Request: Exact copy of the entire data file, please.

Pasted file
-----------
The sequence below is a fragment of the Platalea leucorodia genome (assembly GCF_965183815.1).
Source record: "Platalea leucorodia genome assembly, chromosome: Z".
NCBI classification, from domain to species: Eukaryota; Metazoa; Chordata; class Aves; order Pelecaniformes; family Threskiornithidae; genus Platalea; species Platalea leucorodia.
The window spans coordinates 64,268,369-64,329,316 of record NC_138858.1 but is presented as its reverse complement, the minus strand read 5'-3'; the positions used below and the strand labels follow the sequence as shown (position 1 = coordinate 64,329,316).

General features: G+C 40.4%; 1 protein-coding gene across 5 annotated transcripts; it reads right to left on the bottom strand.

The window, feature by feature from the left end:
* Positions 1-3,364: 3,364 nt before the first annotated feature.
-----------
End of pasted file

The sequence below is a fragment of the Platalea leucorodia genome (assembly GCF_965183815.1).
Source record: "Platalea leucorodia genome assembly, chromosome: Z".
NCBI classification, from domain to species: Eukaryota; Metazoa; Chordata; class Aves; order Pelecaniformes; family Threskiornithidae; genus Platalea; species Platalea leucorodia.
The window spans coordinates 64,268,369-64,329,316 of record NC_138858.1 but is presented as its reverse complement, the minus strand read 5'-3'; the positions used below and the strand labels follow the sequence as shown (position 1 = coordinate 64,329,316).

General features: G+C 40.4%; 1 protein-coding gene across 5 annotated transcripts; it reads right to left on the bottom strand.

The window, feature by feature from the left end:
* Positions 1-3,364: 3,364 nt before the first annotated feature.